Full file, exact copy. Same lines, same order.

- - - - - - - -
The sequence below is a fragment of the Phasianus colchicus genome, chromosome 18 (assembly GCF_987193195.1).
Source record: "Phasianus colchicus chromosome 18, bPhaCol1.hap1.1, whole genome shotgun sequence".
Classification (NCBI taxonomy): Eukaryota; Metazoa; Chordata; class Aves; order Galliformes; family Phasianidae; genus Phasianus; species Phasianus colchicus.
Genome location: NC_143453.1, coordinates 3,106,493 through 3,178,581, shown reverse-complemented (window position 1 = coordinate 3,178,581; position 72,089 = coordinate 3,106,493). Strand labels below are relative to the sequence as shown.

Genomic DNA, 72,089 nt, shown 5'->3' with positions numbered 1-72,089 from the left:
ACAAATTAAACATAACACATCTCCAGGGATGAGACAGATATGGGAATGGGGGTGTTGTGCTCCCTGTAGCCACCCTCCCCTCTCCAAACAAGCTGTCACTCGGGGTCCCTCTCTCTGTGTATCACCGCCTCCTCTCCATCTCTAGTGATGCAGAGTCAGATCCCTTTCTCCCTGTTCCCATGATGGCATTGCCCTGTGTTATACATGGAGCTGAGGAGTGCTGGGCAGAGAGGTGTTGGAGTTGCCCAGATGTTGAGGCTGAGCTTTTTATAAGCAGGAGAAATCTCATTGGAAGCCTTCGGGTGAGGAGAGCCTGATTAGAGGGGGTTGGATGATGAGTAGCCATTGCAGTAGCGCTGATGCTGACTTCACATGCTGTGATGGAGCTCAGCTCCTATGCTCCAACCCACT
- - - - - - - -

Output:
The sequence below is a fragment of the Phasianus colchicus genome, chromosome 18 (assembly GCF_987193195.1).
Source record: "Phasianus colchicus chromosome 18, bPhaCol1.hap1.1, whole genome shotgun sequence".
Classification (NCBI taxonomy): Eukaryota; Metazoa; Chordata; class Aves; order Galliformes; family Phasianidae; genus Phasianus; species Phasianus colchicus.
Genome location: NC_143453.1, coordinates 3,106,493 through 3,178,581, shown reverse-complemented (window position 1 = coordinate 3,178,581; position 72,089 = coordinate 3,106,493). Strand labels below are relative to the sequence as shown.

Genomic DNA, 72,089 nt, shown 5'->3' with positions numbered 1-72,089 from the left:
ACAAATTAAACATAACACATCTCCAGGGATGAGACAGATATGGGAATGGGGGTGTTGTGCTCCCTGTAGCCACCCTCCCCTCTCCAAACAAGCTGTCACTCGGGGTCCCTCTCTCTGTGTATCACCGCCTCCTCTCCATCTCTAGTGATGCAGAGTCAGATCCCTTTCTCCCTGTTCCCATGATGGCATTGCCCTGTGTTATACATGGAGCTGAGGAGTGCTGGGCAGAGAGGTGTTGGAGTTGCCCAGATGTTGAGGCTGAGCTTTTTATAAGCAGGAGAAATCTCATTGGAAGCCTTCGGGTGAGGAGAGCCTGATTAGAGGGGGTTGGATGATGAGTAGCCATTGCAGTAGCGCTGATGCTGACTTCACATGCTGTGATGGAGCTCAGCTCCTATGCTCCAACCCACT